In art and science, Phi is the Divine Proportion. This mysterious form of numeric perfection has shaped our world and fulfilled our senses. From Egypt's inspiring pyramids to Da Vinci's majestic masterpieces to the soothing sound of the violin, Phi has empowered creation.
Phi-nomenal leverages this time-tested perfection to create the extraordinary! Through an entirely new patent pending application of Phi, the world's most perfect number, Phi-nomenal aims to fulfill the human senses.
PHI (Ф) - The world's most perfect number --
is also known as the Divine Proportion, Golden Ratio, Golden Section, and Golden Mean. Phi can be seen in beauty, nature, art, music, architecture, and even the human anatomy.
Phi in Beauty
The Greeks said that all beauty is mathematics. If that is true then perhaps there is a mathematical code, formula, relationship or even a number that can describe beauty. Historically many different numbers have been tried in an attempt to describe beauty. However, only one mathematical relationship has been consistently and repeatedly reported to be present in beautiful things. This particular relationship is Phi "Golden Ratio" (or the Divine Proportion which in beauty may be more tangible). There is significant evidence that our perception of physical beauty is hard-wired into our being and based entirely on how closely one's features reflect Phi in their proportions.
Phi in Nature
In nature, growth occurs in units, even if the unit is as small as a molecule. Nature demonstrates perfection in many ways due in part to the fact that Phi is known as the ideal rate of growth. Some examples are the Nautilus shell (Nautilus pompilius) which grows larger on each spiral by Phi. The sunflower has 55 clockwise spirals overlaid on either 34 or 89 counterclockwise spirals, a Phi proportion. The star fish shell is a Phi pentagon (5-pointed star). On many flowers, the number of petals is a Fibonacci number which is a number in a series where the ratio (Divine Proportion) of any two consecutive numbers in the series isolates around Phi.
Fibonacci numbers can also be seen in the arrangement of seeds on flower heads. Each new seed is just a Phi (0·618) of a turn from the last one (or, equivalently, there are Phi (1·618) seeds per turn). No matter how big the seed head gets, the seeds are always equally spaced. At all stages the Fibonacci Spirals can be seen. Pine cones show the Fibonacci Spirals clearly.
Phi in Art
Take a trip to your local library. You will find that many books on oil painting and water color point out that it is better to position objects not in the center of the picture but to one side or "the Phi point" of the way across, and to use lines which divide the picture into Golden Sections. This seems to make the picture design more pleasing to the eye and relies again on the idea of the Golden Section (or Divine Proportion) being "ideal". Leonardo Da Vinci is well known for his use of Phi Proportions in his famous art work. The French Impressionist painter Georges Pierre Seurat and Salvador Dali also used Phi in laying out and framing their paintings.
The Italian artist, Mario Merz says, in regards to his use of Phi Proportions in his art work, "it is a metaphor of the human quest for order and harmony among chaos."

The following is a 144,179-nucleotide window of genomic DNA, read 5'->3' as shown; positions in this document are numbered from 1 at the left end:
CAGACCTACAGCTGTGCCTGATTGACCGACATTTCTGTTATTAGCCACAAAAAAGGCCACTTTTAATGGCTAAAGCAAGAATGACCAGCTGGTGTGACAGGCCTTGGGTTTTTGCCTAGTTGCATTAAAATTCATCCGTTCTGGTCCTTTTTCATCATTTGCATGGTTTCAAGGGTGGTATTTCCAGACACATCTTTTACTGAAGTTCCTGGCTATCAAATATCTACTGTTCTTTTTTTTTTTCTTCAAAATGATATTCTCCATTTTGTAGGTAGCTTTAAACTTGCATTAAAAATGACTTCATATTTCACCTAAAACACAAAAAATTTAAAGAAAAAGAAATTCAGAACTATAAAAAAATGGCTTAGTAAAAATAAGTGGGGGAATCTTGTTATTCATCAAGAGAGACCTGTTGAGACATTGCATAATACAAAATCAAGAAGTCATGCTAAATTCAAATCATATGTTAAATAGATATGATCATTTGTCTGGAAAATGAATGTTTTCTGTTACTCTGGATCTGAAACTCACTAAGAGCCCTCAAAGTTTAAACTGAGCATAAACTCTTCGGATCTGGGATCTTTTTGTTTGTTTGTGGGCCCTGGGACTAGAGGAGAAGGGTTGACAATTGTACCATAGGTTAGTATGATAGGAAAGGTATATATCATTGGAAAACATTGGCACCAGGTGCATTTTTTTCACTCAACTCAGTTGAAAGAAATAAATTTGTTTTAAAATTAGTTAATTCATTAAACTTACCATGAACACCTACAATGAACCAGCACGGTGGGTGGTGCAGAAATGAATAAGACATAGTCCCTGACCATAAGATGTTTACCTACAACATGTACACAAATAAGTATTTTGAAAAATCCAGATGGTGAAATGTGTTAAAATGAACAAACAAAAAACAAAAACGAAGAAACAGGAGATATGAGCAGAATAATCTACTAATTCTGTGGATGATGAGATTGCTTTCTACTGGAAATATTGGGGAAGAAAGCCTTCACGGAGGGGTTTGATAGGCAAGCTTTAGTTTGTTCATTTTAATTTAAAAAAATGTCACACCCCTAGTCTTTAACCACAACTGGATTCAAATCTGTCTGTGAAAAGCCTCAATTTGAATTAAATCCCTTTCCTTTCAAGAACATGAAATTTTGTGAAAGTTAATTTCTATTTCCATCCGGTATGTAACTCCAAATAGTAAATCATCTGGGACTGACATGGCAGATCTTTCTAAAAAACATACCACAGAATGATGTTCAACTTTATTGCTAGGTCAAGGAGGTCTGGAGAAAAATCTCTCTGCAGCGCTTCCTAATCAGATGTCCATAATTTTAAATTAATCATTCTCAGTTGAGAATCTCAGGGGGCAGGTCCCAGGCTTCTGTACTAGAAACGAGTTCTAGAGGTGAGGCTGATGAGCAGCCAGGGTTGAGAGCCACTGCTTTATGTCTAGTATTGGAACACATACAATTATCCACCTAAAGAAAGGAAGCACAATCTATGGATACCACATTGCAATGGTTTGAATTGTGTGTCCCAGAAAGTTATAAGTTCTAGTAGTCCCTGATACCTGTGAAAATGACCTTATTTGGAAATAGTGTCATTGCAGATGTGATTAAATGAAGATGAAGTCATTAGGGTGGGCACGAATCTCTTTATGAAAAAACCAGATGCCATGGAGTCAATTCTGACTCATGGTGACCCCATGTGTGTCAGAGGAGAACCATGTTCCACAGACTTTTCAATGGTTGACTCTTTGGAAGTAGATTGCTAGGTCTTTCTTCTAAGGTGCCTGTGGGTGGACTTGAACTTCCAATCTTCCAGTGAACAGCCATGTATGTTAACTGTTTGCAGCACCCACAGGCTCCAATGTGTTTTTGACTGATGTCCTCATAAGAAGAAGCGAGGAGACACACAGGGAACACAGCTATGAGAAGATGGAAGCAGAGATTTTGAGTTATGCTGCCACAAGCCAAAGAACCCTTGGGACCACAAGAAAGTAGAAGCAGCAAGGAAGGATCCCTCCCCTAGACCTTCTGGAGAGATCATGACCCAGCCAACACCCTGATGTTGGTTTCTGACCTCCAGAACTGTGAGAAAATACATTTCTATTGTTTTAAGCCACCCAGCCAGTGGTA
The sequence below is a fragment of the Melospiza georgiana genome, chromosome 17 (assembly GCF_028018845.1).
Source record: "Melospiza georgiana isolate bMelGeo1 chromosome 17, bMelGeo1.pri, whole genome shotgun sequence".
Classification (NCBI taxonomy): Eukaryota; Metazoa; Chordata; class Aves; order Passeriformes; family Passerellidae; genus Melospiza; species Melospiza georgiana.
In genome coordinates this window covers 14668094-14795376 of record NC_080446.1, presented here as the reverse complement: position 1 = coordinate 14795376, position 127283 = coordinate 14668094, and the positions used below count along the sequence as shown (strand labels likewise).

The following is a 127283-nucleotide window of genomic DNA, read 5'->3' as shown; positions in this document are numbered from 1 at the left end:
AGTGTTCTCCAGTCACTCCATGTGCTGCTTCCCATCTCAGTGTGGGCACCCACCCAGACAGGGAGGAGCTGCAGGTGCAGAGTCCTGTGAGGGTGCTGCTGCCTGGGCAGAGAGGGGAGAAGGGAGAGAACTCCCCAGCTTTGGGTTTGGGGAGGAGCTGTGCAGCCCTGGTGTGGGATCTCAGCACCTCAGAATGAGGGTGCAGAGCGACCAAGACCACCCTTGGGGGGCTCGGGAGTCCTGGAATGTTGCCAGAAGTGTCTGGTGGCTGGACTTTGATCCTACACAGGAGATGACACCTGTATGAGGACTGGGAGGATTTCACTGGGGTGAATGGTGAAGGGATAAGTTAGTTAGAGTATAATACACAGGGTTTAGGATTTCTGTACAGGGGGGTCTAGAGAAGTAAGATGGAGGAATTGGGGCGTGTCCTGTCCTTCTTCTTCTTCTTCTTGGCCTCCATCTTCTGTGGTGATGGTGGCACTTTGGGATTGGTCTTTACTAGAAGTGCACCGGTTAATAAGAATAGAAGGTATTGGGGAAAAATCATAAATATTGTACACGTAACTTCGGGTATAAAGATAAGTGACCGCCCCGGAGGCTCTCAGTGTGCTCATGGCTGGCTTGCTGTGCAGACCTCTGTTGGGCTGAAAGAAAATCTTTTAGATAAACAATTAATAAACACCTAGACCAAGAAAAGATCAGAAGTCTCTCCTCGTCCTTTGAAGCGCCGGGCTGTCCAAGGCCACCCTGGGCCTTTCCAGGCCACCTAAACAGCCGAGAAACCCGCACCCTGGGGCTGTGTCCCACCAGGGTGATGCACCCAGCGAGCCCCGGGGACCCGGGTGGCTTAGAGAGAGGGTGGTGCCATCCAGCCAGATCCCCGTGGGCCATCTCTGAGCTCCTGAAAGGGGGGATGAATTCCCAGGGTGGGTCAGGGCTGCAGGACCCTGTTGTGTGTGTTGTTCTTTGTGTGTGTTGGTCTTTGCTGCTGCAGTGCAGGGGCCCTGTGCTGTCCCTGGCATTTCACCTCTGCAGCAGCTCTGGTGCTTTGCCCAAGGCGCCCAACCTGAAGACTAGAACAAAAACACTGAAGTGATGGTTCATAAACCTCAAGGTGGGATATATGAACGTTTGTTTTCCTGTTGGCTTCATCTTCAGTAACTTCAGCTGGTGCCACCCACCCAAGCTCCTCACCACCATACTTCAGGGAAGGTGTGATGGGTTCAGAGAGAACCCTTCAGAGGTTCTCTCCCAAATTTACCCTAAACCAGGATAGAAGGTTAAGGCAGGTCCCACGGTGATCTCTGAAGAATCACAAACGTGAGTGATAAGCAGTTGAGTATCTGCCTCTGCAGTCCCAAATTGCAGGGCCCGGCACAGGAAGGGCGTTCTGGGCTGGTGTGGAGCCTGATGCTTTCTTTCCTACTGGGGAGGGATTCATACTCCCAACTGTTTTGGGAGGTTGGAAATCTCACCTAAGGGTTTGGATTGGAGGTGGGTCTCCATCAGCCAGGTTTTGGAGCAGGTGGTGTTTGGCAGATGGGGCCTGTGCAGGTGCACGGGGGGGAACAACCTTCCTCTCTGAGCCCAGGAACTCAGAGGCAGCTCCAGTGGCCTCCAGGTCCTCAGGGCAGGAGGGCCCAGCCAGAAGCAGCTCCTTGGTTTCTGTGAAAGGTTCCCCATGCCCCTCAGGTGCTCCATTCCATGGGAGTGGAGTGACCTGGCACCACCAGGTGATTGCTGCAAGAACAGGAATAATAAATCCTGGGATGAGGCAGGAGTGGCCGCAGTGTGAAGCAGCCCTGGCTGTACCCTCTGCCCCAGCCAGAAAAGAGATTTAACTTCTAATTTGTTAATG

Phi in Music
In Beethoven's Fifth the famous opening "motto" appears not only in the first and last bars (bar 601 before the Coda) but also exactly at the Golden Mean point 0·618 of the way through the symphony (bar 372) and also at the start of the recapitulation which is Phi or 0·382 of the way through the piece! Reports on the analysis of many of Mozart's sonatas find they divide into two parts exactly at the Golden Section point in almost all cases. The section on "The Violin" in The New Oxford Companion to Music, Volume 2, shows how Stradivari was aware of the Golden Section and used it to place the f-holes in his famous violins.
Phi in Architecture
The golden rectangle appears in many of the proportions of that famous ancient Greek temple, the Parthenon, in the Acropolis in Athens, Greece. Additionally, Renaissance architects used the Phi ratio in their creations, such as Notre Dame in Paris. In some of the architectural creations, the designers may have made a conscience choice to use Phi ratios but in others, such as the Pyramids there is no evidence that the architects actually recognized Phi or its mathematical significance.
Phi in Human Anatomy
Look at your own hand:
You have ...
2 hands each of which has ...
5 fingers, each of which has ...
3 parts separated by ...
If you measure the lengths of the bones in your finger (best seen by slightly bending the finger) the ratio of the longest bone in a finger to the middle bone is Phi.
The distance from the top of your head to the floor divided by your arm span measured fingertip to fingertip is Phi.
Strands of DNA are Phi spirals.
Collectively, it appears that many in the various arts have recognized that Phi based constructions of audible and visual works are pleasing and stimulating to people's senses of hearing and vision. In other instances, it appears that some artists and architects tend to formulate their creations unknowingly around Phi. Simply, there is something about this number that draws people to it. Perhaps, it has to do with the divine nature of the ratios and the human connection to the divine. Or perhaps, Phi has some undiscovered significance in physics that dictates how nature is constructed and accordingly, how living things, such as humans, are drawn to Phi.